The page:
Some recounts are more equal than others


I know that everyone is very, very excited about another recount in a high-profile race in Minnesota, right? Right? Hello?

Of course we aren’t. The Franken-Coleman recount was a long slog of Lizard People and three-judge panels. That said, Dayton-Emmer is highly unlikely to be Franken-Coleman II: The Bloodening.

Remember, the day after the Franken-Coleman race, Coleman’s lead appeared to be about 1100. After all tabulation corrections, Franken ended up trailing by just over 200 votes. After months of recounting, Franken picked up about 550 votes, ultimately winning by 312.

As of right now, Mark Dayton leads Tom Emmer by 8,856 votes. Tabulation corrections may change that by a few hundred either way – Dayton could end up in the 9,500 range, or Emmer could end up down only about 8,000.

But after seven months of fighting, Al Franken managed to gain 550 votes. The odds that Emmer can better that by 7,500 votes are incredibly long, to the point of near impossibility. Unless there’s systemic fraud – and there isn’t – Dayton will win.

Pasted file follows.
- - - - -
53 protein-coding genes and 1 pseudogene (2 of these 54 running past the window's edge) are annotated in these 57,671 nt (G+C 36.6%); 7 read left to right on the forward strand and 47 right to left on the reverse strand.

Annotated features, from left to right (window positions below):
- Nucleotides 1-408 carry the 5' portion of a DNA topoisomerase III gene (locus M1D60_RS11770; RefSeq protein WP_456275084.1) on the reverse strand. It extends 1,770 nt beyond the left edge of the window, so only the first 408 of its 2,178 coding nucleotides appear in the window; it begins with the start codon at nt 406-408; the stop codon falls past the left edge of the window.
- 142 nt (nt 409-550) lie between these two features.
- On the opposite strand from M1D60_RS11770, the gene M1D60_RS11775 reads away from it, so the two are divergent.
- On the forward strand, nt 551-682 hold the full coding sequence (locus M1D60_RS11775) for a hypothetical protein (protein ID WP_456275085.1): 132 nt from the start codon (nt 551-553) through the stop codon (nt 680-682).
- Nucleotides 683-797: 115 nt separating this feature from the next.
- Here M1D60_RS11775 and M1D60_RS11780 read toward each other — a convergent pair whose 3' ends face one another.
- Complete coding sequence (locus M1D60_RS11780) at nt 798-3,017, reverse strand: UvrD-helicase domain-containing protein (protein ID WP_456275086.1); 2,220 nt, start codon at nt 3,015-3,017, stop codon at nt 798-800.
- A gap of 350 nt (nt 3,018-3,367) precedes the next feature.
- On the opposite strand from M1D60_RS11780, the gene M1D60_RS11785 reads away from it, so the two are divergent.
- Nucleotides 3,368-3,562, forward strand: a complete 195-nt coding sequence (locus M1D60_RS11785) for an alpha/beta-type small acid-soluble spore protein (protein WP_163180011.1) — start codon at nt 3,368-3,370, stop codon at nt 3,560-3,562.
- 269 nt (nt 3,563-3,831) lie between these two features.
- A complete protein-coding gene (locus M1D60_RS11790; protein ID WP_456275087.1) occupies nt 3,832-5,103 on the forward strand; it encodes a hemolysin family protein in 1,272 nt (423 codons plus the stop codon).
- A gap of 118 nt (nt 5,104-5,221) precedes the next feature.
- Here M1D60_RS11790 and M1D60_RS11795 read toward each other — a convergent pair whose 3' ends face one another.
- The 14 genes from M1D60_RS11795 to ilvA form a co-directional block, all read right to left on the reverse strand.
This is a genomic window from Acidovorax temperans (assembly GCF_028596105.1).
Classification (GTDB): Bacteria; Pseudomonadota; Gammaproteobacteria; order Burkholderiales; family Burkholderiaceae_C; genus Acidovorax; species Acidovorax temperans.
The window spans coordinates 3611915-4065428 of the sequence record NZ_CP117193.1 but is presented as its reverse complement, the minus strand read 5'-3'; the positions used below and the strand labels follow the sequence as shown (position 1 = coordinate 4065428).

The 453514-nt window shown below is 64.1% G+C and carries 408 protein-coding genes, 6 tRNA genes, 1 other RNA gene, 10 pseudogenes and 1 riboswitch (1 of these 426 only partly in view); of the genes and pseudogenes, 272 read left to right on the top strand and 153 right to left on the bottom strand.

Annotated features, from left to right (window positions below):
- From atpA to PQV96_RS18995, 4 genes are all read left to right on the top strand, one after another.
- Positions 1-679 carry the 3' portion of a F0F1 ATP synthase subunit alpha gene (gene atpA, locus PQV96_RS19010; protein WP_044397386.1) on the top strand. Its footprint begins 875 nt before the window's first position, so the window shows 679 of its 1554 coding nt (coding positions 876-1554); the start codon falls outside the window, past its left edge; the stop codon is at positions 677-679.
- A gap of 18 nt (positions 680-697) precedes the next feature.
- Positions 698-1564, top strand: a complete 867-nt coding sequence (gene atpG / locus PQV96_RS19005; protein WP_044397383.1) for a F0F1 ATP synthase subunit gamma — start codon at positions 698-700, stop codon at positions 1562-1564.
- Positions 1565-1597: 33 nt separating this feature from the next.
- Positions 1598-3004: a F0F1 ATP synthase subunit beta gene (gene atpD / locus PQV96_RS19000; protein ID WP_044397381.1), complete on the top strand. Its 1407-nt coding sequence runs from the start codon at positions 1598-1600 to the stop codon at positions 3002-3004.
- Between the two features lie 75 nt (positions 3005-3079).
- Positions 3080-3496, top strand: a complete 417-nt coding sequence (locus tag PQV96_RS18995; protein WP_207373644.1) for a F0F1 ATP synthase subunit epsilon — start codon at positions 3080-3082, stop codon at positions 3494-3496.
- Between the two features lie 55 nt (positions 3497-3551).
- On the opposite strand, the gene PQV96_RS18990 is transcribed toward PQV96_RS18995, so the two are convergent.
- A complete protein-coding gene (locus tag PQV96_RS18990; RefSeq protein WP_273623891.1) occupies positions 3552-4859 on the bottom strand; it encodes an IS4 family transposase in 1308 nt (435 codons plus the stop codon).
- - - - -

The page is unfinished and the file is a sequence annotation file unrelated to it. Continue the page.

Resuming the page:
That means that the only real drama in the recount is how long Emmer digs in his heels. There is an advantage to the Republicans fighting as long as they can; if they can delay into January, Tim Pawlenty would remain governor until the recount process was completed. With the GOP takeover of the legislature, that would mean the Republicans could force through their agenda without opposition.

But while that’s got to be tempting, the truth is that Republicans would almost certainly face a massive backlash for doing so. Emmer can and should pursue an initial recount, to ensure that there aren’t 10,000 votes hiding in Bloomington. But if the GOP tries to pursue a recount simply to give them an undivided government they haven’t earned – well, they’d better enjoy that legislative majority now, because they won’t have it in two years.

Frankly, I doubt that it will get that far. The recount will happen at the end of this month. Emmer will challenge ballots, as will Dayton. But it’s hard to believe Emmer will find 9,500 ballots worth challenging, let alone the 30,000 to 40,000 he’d realistically have to challenge to gain 9,500 votes. Once that becomes apparent, the race is over; unless Emmer can find that many votes, he’ll really have no choice to drop out. Unless something really weird happens, Mark Dayton will be Minnesota’s next governor.